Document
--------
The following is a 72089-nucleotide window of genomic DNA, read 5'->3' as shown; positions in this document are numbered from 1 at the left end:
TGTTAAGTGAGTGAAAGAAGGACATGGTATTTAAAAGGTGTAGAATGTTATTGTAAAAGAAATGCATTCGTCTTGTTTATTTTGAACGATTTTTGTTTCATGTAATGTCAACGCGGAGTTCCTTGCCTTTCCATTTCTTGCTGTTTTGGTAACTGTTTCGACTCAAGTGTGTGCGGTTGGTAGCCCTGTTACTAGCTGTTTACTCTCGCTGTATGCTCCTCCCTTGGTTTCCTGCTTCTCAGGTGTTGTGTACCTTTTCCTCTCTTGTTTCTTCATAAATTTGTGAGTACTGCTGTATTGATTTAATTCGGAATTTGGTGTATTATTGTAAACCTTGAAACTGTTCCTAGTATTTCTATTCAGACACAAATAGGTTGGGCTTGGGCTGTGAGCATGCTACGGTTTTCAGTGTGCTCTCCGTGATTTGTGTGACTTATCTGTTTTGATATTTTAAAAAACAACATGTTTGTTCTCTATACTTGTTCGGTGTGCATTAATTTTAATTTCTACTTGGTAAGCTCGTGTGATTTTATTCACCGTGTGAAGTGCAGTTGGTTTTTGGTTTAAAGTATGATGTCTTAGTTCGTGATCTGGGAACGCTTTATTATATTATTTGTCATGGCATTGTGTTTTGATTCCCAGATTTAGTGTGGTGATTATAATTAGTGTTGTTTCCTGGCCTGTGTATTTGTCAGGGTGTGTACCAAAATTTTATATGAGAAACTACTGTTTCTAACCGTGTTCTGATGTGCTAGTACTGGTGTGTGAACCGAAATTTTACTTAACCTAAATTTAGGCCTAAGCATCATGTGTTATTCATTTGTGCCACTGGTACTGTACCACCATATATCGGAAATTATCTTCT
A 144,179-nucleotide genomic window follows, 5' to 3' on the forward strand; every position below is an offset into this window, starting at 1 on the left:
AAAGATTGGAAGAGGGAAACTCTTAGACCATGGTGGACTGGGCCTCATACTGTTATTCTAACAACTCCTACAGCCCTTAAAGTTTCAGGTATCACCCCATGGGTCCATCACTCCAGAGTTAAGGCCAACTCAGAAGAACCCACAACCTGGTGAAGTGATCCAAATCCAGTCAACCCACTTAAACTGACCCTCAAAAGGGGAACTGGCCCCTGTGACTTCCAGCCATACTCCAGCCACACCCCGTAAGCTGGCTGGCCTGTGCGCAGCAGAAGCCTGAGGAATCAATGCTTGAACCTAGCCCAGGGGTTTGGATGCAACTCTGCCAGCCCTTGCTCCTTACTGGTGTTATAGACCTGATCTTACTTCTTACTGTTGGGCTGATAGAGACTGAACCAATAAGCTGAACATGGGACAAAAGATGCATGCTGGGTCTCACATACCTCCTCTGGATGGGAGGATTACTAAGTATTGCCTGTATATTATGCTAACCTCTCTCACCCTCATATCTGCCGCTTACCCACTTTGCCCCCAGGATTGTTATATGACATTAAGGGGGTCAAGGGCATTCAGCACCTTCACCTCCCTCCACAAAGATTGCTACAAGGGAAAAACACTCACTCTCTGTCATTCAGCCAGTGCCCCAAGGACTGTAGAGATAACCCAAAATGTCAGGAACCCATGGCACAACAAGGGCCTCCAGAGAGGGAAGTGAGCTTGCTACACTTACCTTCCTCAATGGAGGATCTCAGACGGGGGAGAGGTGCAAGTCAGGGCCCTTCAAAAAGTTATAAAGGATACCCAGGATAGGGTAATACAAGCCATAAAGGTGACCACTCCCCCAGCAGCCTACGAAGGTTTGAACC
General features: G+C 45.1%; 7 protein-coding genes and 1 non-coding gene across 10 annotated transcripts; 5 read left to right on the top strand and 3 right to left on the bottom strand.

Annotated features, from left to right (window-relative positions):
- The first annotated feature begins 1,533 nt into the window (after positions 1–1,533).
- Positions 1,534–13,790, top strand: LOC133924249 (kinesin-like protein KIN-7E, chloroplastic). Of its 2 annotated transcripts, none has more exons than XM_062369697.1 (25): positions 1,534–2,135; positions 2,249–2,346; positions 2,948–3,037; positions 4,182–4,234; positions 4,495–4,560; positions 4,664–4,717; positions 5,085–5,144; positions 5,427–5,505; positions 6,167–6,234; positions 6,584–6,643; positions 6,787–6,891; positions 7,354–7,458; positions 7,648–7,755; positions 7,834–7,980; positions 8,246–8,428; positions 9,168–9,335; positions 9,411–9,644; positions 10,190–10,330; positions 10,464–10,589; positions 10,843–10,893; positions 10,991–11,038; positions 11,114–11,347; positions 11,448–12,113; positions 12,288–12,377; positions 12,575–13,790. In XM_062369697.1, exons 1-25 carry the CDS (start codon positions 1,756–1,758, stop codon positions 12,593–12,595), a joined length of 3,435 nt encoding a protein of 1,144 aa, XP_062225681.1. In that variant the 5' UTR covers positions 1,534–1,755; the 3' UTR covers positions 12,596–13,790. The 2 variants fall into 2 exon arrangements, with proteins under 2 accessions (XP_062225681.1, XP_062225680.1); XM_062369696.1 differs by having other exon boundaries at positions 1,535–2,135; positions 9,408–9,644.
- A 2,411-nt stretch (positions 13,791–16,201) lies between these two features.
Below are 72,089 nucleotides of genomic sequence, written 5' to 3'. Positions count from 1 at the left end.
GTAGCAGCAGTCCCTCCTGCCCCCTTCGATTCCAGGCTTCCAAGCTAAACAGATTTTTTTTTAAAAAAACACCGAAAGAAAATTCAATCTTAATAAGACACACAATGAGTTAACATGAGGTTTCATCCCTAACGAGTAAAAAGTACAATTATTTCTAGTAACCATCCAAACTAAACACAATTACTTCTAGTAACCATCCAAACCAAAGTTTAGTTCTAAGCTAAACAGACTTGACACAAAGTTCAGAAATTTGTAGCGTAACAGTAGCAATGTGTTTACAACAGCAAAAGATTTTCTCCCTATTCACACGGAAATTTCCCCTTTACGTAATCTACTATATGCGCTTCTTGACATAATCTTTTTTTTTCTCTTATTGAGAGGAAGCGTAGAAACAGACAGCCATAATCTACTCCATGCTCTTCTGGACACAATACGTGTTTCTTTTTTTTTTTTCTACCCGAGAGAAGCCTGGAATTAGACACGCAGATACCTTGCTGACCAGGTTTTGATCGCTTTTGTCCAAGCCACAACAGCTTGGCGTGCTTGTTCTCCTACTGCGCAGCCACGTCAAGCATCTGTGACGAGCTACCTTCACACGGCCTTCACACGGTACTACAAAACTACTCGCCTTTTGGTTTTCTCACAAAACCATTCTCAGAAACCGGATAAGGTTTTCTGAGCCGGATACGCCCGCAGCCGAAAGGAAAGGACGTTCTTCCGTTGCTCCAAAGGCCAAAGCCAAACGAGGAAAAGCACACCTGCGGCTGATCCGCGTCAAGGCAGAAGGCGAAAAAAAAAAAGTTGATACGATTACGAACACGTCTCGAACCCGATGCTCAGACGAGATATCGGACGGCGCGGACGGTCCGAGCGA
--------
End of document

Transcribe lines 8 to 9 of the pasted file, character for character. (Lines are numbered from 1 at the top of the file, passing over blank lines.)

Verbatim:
- Positions 1,534–13,790, top strand: LOC133924249 (kinesin-like protein KIN-7E, chloroplastic). Of its 2 annotated transcripts, none has more exons than XM_062369697.1 (25): positions 1,534–2,135; positions 2,249–2,346; positions 2,948–3,037; positions 4,182–4,234; positions 4,495–4,560; positions 4,664–4,717; positions 5,085–5,144; positions 5,427–5,505; positions 6,167–6,234; positions 6,584–6,643; positions 6,787–6,891; positions 7,354–7,458; positions 7,648–7,755; positions 7,834–7,980; positions 8,246–8,428; positions 9,168–9,335; positions 9,411–9,644; positions 10,190–10,330; positions 10,464–10,589; positions 10,843–10,893; positions 10,991–11,038; positions 11,114–11,347; positions 11,448–12,113; positions 12,288–12,377; positions 12,575–13,790. In XM_062369697.1, exons 1-25 carry the CDS (start codon positions 1,756–1,758, stop codon positions 12,593–12,595), a joined length of 3,435 nt encoding a protein of 1,144 aa, XP_062225681.1. In that variant the 5' UTR covers positions 1,534–1,755; the 3' UTR covers positions 12,596–13,790. The 2 variants fall into 2 exon arrangements, with proteins under 2 accessions (XP_062225681.1, XP_062225680.1); XM_062369696.1 differs by having other exon boundaries at positions 1,535–2,135; positions 9,408–9,644.
- A 2,411-nt stretch (positions 13,791–16,201) lies between these two features.